Twelve months ago we opened our traditional first post of the year with the following words that are even more fitting today as they were then:
A few years ago, the happy 2000's, each new year was received with a mixture of excitement and genuine expectation. We were excited by the wonders the year could bring and expected the best. Now 2013 is not received hoping things get better but wishing that things don't get worse. Who or what has turned us into such fearsome and grim people could be the subject of another post on another kind of blog. Right here we will try to summarise what the year is keeping for the Brontëite.
The big event of 2013 in the Brontë world will be the new exhibition at the Brontë Parsonage Museum which will open on March 23, Heaven is a Home: the Story of the Brontës’ Parsonage whose focus is on the house itself after recent and extensive research. The Parsonage will be redecorated in order to make it look as closely as possible like the place the Brontë family knew and - mostly - loved. Another exhibition not to be missed will take place in Brussels at the Musée des Lettres et Manuscrits, Charlotte Brontë in Brussels (June 18-August 4) that will show the Charlotte Brontë’s letters to M. Heger, lent by the British Library. Earlier in the year another exhibition will take place at the Stanley & Audrey Burton Gallery, University of Leeds, (January 7-February 23), Visions of Angria where rarely seen manuscript material written by Branwell Brontë from the Brotherton Library Special Collections will be exhibited and illustrated by students from Leeds College of Art's Visual Communications course. A bit later, on 29 January 2013, the University of Leeds will host 'Re-Visioning the Brontës', a conference in conjunction with the exhibitions ‘Wildness Between the Lines’ (Leeds College of Art) and the aforementioned ‘Visions of Angria’. The conference will explore the recent ‘re-visioning’ of the Brontës through critically examining artistic responses and interpretations of their work. The list of speakers includes Jane Sellars, Carl Plasa or Blake Morrison and a final round-table discussion with the likes of Adam Strickson, Sally Wainwright, Sarah Fermi, Tiffany Murray, Simon Warner and Jenna Holmes. And we are pretty sure that the Literary Juvenilia Conference in Durham (September 11-14) will see interesting studies about the Brontës, particularly because Christine Alexander is one of the key speakers. And we have of course the Brontë Society AGM, the Brussels Brontë Weekend etc...
After the frenzy of the latest Jane Eyre and Wuthering Heights adaptations things will be quite quiet in 2013. We don't know yet the DVD/BluRay US release date of Wuthering Heights 2011, but it seems that at last, Wuthering Heights 1939 will have a proper DVD release by Warner Home Video. It is announced for Region 1 on January 15, but with apparently no extras. An independent/amateur film adapting Jane Eyre to a Scottish contemporary context, Celtic Jane – The Diaries of Jane McIver (written and directed by Clive Malcouronne) may be shot at the beginning of the year. Where (and if) the film would be exhibited is difficult to say. And maybe, NBC will pick Napa for development and we will see this series which is apparently a modern take on Wuthering Heights by the producers Greg Berlanti and Tom Donaghy, who is also the writer of the series.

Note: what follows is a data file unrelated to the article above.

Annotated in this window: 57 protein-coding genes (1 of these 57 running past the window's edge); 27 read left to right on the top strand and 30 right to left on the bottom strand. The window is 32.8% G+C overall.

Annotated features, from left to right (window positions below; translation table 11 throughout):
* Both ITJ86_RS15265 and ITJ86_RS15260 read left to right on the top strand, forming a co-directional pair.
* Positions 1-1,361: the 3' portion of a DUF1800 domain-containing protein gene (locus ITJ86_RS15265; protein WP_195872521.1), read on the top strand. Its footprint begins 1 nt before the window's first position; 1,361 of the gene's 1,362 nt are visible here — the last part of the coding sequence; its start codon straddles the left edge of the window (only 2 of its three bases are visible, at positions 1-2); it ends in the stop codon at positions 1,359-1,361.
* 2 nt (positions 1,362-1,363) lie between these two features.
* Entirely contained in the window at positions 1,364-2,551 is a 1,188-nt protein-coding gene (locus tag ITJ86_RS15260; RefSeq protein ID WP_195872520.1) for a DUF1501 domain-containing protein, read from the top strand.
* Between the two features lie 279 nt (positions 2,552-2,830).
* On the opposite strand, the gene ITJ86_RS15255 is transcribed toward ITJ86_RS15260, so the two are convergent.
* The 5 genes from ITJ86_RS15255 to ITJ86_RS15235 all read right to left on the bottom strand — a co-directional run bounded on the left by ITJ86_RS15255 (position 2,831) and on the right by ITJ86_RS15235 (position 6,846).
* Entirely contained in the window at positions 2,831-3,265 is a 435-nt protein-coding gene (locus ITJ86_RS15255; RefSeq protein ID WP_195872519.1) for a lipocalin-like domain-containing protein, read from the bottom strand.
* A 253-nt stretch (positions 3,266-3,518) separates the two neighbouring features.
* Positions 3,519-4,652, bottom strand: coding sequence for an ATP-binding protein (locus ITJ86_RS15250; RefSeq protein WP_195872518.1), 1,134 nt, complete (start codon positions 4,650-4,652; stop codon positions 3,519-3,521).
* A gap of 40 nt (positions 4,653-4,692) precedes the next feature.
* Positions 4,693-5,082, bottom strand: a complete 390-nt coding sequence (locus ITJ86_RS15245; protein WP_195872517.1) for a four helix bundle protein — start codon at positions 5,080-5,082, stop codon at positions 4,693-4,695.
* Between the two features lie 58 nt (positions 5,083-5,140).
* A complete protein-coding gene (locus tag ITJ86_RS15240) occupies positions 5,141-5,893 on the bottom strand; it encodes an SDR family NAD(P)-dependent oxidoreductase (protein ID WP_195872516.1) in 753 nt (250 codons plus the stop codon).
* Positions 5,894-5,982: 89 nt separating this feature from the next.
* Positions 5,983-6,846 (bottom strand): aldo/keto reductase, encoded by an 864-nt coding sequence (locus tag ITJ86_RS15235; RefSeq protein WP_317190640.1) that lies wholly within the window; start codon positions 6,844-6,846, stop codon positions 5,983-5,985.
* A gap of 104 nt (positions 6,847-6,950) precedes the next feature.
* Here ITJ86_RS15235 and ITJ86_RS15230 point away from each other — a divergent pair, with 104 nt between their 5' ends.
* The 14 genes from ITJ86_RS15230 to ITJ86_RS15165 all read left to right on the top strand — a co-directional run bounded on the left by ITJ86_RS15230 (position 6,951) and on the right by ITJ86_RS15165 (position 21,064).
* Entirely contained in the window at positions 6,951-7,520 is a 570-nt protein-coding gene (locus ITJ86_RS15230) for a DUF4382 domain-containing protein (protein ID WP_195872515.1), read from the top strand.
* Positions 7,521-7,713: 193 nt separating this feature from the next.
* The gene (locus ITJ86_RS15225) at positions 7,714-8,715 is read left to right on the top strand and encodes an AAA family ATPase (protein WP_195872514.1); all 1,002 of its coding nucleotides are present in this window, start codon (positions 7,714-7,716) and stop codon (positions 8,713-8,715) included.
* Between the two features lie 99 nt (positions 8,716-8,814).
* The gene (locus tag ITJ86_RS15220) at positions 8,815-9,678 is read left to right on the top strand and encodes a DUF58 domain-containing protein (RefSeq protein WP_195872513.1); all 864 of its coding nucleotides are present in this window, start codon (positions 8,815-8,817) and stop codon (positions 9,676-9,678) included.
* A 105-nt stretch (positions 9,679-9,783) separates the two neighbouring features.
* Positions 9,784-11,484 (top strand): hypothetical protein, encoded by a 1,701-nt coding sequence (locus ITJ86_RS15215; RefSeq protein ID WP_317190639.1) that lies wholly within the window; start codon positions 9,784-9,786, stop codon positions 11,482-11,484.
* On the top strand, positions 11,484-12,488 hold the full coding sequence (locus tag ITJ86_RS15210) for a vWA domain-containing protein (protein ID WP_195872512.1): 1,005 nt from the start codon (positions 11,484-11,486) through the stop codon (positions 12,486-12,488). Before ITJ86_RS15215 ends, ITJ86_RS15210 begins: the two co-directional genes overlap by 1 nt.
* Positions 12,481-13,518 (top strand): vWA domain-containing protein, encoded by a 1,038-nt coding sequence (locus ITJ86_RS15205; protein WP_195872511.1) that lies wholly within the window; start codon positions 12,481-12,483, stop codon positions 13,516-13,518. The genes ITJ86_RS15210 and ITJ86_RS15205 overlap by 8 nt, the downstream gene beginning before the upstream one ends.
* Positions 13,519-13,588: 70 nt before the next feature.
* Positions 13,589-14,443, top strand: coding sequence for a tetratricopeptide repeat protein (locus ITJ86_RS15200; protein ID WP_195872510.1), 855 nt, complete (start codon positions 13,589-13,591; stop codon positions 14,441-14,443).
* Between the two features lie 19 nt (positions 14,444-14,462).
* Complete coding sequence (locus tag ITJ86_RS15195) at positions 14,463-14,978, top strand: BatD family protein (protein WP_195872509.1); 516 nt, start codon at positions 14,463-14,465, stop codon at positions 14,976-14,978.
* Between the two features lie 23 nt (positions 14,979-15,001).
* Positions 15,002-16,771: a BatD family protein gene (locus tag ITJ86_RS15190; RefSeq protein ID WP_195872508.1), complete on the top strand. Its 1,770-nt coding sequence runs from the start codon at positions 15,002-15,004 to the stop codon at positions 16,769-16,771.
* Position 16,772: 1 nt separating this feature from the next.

Another frenzy (no pun intended) that seems to be receding is the fiftyshading of classics. After several Brontë erotic retellings last year we only expect Wuthering Nights: An Erotic Retelling of Wuthering Heights by Emily Brontë and I.J. Mille, in May. The YA adult novels which are inspired by the Brontës opus is almost a genre in itself and 2013 will bring a couple of them: The Mist on Brontë Moor by Aviva Orr and Catherine by April Lindner (after her successful Jane a few years ago). More fiction: Jolien Jonzing will publish in June her long-awaited Brussels novel, The Master and the second installment of the Jane Eyre Chronicles, The Death of a Dowager by Joanna Campbell Slan (April). A few scholar publications are scheduled: hopefully in March, Patsy Stoneman's volume on Charlotte Brontë will appear in the Writers & Their Work series and Faber and Faber plans to republish the 1966 Robert Barnard's study The Accents of Persuasion: Charlotte Brontë's Novels. And, of course, let's not forget the second BabyLit Brontë volume: Wuthering Heights: A BabyLit Weather Primer (February).
And theatre? We are sure we will see plenty of Polly Teale's performances of Brontë or Jane Eyre, the usual Robert Johanson, Willis Hall or Charles Vance's adaptations and a modern standard as it is Gordon & Caird's Jane Eyre. The Musical, but also the Hull Truck Theatre will tour the UK with a new Jane Eyre adaptation by Laura Turner; the Music Theatre West (Utah) will premiere a new musical Jane Eyre by Jay Richards in February; another new adaptation of the novel will open in May in Ohio (Available Light Theatre); a new piece about Charlotte Brontë, Miss Brontë will be performed in Adelaide (Asutralia) next February...
This is what we know...now. Keep your eyes peeled and stay tuned to BrontëBlog because we are certain than many more unexpected, exciting Brontë-inspired initiatives will appear in the next twelve months.
Let's forget what the bad omens say for a moment and let's just cross our fingers while we wish you a Happy 2013.